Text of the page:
Shallows’ Eve: Un-conditional

‘One more time’, said our hostel-mate.

I (likely) mis-quoted: “I do not know what it would mean for a past conditional to be true.  E.g. — dearly do I hope I did n’t say ‘e.g.’ — if you had gone to a different window your passport would n’t have been rejected this morning.”

Still I do n’t know what it should mean, but that ‘s not the point.  It was meant to impress and it worked.  Is there any lasting value in blowing another person’s mind indiscriminately?

Whoever knows he is deep, strives for clarity; whoever would like to appear deep to the crowd, strives for obscurity.  For the crowd considers anything deep if only it cannot see to the bottom: the crowd is so timid and afraid of going into the water.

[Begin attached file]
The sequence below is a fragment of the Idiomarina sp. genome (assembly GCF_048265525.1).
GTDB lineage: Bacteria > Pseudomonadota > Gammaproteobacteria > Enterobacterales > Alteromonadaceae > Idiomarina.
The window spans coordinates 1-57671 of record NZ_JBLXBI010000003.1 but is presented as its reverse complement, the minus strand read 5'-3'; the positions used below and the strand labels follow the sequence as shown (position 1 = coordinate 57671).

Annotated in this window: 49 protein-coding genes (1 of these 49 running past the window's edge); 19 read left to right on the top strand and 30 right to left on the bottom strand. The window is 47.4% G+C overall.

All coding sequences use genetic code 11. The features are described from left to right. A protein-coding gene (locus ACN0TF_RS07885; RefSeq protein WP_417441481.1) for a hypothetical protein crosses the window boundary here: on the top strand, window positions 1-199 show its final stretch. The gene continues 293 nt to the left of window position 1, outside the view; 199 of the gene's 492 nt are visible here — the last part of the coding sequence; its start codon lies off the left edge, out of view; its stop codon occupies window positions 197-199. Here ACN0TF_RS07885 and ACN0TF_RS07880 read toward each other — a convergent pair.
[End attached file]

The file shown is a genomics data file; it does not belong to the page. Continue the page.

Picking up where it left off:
~Nietzsche, The Gay Science 173 (trans. Walter Kaufmann)

In short, what value is there in the crowd when the crowd is n’t truly seeking the benefits (by braving the dangers) of wading past the shallows.  Thinkers such as Ghazali and Kierkegaard compare the search for wisdom or knowledge as diving into the sea.  The sea is dangerous — it swallows many and returns few.

This is why trying to be deep is a waste — it smacks of wanting to laugh at dangers without pursuing any lasting end.  In short it is being gulped by the shallows.

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